So what are the aspects that should make it to your schedule? First, relationships. Always have time allotted for your family, partner, and friends. Second, personal development. This would include any personal interest of yours such as reading, exercising, running, swimming, or simply relaxing. These are excellent motivators and keeps your brain well-fed and your creativity bolstered despite heavy designing sessions. These personal development tasks can help sort out creative jams, so don’t neglect them.

6. Balance fun and non-fun projects

As a professional designer, it is unavoidable that you sometimes come across projects or tasks that are not really fun to do. The tendency when one is faced with such a mundane task is to dread it and wait for the last possible minute to do them. Even if these projects aren’t much to look forward to, it is actually better to do them first and get them out of the way. These ugly, unfinished projects have a way of haunting you by taking up shop at the back of your mind, and the distraction can affect your performance in the projects that you do love.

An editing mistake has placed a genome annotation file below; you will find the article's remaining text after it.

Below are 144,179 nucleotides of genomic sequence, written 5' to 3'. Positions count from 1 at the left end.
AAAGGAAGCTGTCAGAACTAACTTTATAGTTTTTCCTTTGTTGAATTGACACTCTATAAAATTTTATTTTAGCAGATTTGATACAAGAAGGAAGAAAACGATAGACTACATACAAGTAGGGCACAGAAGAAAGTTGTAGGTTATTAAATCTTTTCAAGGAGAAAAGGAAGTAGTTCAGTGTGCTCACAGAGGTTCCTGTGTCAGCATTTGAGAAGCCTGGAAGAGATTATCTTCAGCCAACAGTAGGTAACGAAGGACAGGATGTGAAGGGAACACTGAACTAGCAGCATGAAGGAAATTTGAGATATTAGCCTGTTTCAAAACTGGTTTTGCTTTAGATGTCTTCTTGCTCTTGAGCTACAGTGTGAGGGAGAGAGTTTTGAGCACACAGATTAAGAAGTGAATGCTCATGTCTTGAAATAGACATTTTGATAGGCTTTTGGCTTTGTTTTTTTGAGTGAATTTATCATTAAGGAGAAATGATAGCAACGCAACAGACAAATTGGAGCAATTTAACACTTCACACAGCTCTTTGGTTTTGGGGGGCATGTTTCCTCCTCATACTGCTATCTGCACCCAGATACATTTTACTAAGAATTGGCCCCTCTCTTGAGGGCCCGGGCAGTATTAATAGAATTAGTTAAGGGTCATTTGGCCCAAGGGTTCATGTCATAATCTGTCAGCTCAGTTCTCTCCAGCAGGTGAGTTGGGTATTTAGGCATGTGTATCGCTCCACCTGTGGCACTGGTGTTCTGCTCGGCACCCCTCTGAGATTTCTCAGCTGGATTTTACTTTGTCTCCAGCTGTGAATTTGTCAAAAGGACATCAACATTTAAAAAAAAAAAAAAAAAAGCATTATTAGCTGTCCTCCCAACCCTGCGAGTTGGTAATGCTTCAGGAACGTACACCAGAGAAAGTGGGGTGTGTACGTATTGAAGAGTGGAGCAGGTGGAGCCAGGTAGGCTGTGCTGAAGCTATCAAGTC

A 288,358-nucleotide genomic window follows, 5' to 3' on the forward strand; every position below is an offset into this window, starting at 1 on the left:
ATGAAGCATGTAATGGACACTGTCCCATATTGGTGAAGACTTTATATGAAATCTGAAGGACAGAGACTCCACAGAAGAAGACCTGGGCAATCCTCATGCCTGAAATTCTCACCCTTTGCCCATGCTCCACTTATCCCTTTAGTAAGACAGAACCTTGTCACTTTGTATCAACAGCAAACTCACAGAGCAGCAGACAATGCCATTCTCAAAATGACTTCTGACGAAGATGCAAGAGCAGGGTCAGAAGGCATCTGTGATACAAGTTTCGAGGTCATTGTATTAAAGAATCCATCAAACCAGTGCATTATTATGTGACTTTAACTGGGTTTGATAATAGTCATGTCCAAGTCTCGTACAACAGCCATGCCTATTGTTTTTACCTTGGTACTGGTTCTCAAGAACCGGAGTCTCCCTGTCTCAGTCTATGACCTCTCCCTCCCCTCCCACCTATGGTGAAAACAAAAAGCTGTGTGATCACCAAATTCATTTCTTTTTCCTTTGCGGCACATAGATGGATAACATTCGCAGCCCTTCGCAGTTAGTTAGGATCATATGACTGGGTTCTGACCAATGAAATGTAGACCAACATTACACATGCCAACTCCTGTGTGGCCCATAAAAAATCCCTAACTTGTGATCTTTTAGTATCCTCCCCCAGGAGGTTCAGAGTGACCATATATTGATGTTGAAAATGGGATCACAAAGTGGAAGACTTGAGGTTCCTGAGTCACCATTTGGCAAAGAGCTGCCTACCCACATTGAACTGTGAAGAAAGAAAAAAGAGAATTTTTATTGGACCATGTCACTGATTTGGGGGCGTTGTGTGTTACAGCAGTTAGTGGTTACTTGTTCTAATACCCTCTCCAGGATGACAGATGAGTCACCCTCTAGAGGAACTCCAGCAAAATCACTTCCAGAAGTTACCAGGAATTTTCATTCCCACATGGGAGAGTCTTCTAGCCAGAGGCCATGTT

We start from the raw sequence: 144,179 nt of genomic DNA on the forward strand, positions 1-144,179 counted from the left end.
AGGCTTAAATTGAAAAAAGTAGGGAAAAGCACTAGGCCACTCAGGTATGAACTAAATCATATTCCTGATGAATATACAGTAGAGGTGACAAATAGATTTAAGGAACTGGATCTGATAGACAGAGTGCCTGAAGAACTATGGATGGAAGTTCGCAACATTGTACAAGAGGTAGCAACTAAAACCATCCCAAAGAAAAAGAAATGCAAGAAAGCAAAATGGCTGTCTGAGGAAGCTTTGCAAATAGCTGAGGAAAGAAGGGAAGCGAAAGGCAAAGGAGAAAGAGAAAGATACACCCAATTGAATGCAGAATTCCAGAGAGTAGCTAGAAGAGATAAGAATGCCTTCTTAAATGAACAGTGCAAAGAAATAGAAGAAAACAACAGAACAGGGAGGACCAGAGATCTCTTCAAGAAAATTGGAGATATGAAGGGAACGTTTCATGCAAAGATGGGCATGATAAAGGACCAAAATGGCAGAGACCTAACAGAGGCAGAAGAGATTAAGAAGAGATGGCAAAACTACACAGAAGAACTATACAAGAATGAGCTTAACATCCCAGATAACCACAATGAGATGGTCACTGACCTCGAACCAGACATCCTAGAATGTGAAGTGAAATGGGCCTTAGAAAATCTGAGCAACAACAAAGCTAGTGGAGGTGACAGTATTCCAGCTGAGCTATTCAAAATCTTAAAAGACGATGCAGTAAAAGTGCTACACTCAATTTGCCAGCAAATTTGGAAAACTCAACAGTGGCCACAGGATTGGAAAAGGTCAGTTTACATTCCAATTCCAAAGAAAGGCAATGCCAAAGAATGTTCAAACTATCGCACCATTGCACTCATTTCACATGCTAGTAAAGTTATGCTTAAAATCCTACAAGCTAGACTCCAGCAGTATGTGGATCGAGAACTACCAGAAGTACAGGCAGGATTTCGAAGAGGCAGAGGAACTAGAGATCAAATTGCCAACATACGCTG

If you are lucky to be working only on tasks that you enjoy, this shouldn’t be a problem. But if you’re divided between tasks you are passionate about and tasks you just have to do because they’re bread and butter, then you should allocate time on both in a single day. Achieving this balance helps improve your concentration and prevent that gnawing feeling that you have a boring dreaded task ahead of you.

7. Make your own calendar

Designers are often artistic and visual folks. So far, all these time management tips have told you again and again that it is important to keep a calendar. But not any calendar will do. If you really want to manage time well, you should have a calendar you feel comfortable with. One that will keep you motivated. If your calendar is so messy, you’ll automatically have a cluttered, messed up feeling, which is not a good foundation for any project. But if your calendar is clear, organized, and visually appealing, it can even help put you in the right mood to complete your tasks.

You may want to try putting colors in your calendar, too. You can assign different colors to different tasks. Colors have their way of affecting moods and triggering the right emotional stance. Doing so can help you switch to the right mood instantly so you can start your tasks energetically.

But make sure not to make all your efforts go vain. You spent a lot of time on that calendar, coloring it, planning it, so make sure you stick to it!

8. Organize your files

Your calendar is not the only thing that needs organizing. If you want to manage time, you should pay attention to all aspects of your work. You will notice that there are little things that take up small amounts of time. When you add them up, you’ll see how much time you waste in a day and you never even noticed.